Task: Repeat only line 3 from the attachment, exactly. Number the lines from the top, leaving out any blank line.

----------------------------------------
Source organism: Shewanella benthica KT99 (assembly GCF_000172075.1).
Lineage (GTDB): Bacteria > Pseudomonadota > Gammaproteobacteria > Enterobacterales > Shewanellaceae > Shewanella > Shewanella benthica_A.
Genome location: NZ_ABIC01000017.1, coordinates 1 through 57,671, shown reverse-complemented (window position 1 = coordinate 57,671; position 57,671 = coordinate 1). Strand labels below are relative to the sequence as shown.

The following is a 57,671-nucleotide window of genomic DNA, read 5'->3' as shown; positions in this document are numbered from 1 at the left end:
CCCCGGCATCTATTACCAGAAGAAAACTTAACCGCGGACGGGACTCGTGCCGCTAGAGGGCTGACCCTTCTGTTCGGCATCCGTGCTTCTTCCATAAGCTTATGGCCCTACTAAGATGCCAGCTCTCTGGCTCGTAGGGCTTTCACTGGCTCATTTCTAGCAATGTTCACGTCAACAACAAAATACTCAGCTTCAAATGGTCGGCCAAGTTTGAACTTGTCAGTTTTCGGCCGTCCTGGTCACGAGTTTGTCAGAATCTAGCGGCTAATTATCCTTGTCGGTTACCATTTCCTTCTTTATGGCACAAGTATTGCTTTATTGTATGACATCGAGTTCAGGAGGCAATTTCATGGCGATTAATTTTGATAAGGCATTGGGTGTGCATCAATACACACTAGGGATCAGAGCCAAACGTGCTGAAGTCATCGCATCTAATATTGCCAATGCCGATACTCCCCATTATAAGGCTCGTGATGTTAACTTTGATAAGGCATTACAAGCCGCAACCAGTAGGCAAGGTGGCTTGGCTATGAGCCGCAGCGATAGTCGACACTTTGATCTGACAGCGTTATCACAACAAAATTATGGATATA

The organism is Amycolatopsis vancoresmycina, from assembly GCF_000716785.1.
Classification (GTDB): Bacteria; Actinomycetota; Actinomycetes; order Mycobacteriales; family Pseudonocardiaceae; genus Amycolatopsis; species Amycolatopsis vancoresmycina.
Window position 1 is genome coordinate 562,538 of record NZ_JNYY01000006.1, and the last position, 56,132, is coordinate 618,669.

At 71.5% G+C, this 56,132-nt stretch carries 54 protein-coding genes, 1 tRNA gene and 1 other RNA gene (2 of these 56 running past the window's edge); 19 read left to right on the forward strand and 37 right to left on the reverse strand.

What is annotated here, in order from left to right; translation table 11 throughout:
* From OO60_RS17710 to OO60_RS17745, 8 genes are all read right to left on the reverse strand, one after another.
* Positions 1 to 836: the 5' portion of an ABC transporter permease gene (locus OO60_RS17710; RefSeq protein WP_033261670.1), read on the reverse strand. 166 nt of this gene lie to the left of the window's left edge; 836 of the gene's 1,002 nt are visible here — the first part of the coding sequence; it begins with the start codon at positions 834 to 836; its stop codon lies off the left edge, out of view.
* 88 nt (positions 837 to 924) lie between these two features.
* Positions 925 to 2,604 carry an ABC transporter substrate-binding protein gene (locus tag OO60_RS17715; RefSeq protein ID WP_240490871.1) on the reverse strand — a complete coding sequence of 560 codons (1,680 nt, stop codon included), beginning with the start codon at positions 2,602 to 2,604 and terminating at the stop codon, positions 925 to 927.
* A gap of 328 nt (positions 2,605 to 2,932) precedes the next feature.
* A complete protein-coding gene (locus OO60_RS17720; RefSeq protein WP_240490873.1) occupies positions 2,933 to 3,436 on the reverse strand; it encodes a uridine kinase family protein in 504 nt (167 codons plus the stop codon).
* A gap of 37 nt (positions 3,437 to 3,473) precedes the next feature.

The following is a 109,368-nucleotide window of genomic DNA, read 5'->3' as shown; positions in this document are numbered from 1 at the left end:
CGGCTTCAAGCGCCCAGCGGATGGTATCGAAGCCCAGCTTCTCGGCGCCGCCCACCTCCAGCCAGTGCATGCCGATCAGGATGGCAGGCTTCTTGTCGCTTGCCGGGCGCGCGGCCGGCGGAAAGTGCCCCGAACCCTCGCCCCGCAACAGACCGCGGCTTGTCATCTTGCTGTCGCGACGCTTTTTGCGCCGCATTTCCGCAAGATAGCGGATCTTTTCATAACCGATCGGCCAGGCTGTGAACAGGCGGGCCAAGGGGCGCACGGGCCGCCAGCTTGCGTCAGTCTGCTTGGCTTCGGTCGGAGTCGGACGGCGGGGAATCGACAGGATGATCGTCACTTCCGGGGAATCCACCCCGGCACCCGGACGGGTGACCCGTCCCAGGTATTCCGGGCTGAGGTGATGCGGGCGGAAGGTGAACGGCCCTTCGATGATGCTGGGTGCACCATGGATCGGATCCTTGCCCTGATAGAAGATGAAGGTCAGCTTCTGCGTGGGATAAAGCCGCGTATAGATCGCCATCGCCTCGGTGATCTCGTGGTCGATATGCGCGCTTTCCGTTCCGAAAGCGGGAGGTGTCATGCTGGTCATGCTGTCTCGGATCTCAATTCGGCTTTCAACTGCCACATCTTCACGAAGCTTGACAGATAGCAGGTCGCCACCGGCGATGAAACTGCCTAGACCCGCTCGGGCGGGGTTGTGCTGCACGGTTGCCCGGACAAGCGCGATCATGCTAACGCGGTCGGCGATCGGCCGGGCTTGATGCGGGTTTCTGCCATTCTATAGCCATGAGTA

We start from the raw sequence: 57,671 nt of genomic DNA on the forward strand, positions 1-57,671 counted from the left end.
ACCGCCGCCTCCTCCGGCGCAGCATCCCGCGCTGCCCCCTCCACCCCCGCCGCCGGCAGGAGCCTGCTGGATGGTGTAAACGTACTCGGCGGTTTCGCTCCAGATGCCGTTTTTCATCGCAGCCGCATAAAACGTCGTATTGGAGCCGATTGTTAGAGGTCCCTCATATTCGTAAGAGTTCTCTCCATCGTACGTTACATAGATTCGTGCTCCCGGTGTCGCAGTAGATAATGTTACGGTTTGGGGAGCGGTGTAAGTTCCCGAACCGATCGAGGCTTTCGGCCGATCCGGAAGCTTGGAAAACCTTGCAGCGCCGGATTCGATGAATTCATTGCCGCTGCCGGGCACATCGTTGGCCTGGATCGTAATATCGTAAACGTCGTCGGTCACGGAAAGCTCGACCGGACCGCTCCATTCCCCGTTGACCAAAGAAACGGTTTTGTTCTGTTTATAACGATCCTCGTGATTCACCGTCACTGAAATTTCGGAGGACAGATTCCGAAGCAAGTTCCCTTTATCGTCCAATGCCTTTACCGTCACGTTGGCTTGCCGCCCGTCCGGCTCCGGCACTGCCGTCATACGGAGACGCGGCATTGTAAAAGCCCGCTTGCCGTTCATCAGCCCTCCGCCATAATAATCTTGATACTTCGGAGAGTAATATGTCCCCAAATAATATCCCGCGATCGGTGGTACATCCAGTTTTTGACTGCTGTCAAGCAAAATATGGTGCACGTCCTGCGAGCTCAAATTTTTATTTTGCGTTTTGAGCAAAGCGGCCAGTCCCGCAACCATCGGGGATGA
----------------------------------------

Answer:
Genome location: NZ_ABIC01000017.1, coordinates 1 through 57,671, shown reverse-complemented (window position 1 = coordinate 57,671; position 57,671 = coordinate 1). Strand labels below are relative to the sequence as shown.